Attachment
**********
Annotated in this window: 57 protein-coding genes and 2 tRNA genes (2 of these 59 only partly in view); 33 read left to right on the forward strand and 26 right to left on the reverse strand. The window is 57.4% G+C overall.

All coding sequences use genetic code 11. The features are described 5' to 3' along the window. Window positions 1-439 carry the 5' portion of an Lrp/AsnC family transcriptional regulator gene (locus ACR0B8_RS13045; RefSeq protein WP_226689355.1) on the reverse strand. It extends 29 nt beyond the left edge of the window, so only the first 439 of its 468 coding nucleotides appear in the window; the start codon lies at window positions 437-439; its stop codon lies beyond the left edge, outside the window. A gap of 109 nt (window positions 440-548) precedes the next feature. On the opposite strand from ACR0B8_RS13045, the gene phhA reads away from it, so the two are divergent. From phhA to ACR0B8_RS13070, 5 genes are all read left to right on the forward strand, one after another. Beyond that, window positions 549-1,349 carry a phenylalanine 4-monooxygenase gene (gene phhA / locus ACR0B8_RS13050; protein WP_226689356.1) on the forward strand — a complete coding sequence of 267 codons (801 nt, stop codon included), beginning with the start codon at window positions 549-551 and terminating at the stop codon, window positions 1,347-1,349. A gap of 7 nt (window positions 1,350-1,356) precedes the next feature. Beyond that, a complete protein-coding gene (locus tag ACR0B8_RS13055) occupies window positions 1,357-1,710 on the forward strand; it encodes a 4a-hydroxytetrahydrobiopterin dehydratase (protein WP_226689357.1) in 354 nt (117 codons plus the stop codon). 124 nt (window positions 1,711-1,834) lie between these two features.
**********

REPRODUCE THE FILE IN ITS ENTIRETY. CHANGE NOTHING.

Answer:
Annotated in this window: 57 protein-coding genes and 2 tRNA genes (2 of these 59 only partly in view); 33 read left to right on the forward strand and 26 right to left on the reverse strand. The window is 57.4% G+C overall.

All coding sequences use genetic code 11. The features are described 5' to 3' along the window. Window positions 1-439 carry the 5' portion of an Lrp/AsnC family transcriptional regulator gene (locus ACR0B8_RS13045; RefSeq protein WP_226689355.1) on the reverse strand. It extends 29 nt beyond the left edge of the window, so only the first 439 of its 468 coding nucleotides appear in the window; the start codon lies at window positions 437-439; its stop codon lies beyond the left edge, outside the window. A gap of 109 nt (window positions 440-548) precedes the next feature. On the opposite strand from ACR0B8_RS13045, the gene phhA reads away from it, so the two are divergent. From phhA to ACR0B8_RS13070, 5 genes are all read left to right on the forward strand, one after another. Beyond that, window positions 549-1,349 carry a phenylalanine 4-monooxygenase gene (gene phhA / locus ACR0B8_RS13050; protein WP_226689356.1) on the forward strand — a complete coding sequence of 267 codons (801 nt, stop codon included), beginning with the start codon at window positions 549-551 and terminating at the stop codon, window positions 1,347-1,349. A gap of 7 nt (window positions 1,350-1,356) precedes the next feature. Beyond that, a complete protein-coding gene (locus tag ACR0B8_RS13055) occupies window positions 1,357-1,710 on the forward strand; it encodes a 4a-hydroxytetrahydrobiopterin dehydratase (protein WP_226689357.1) in 354 nt (117 codons plus the stop codon). 124 nt (window positions 1,711-1,834) lie between these two features.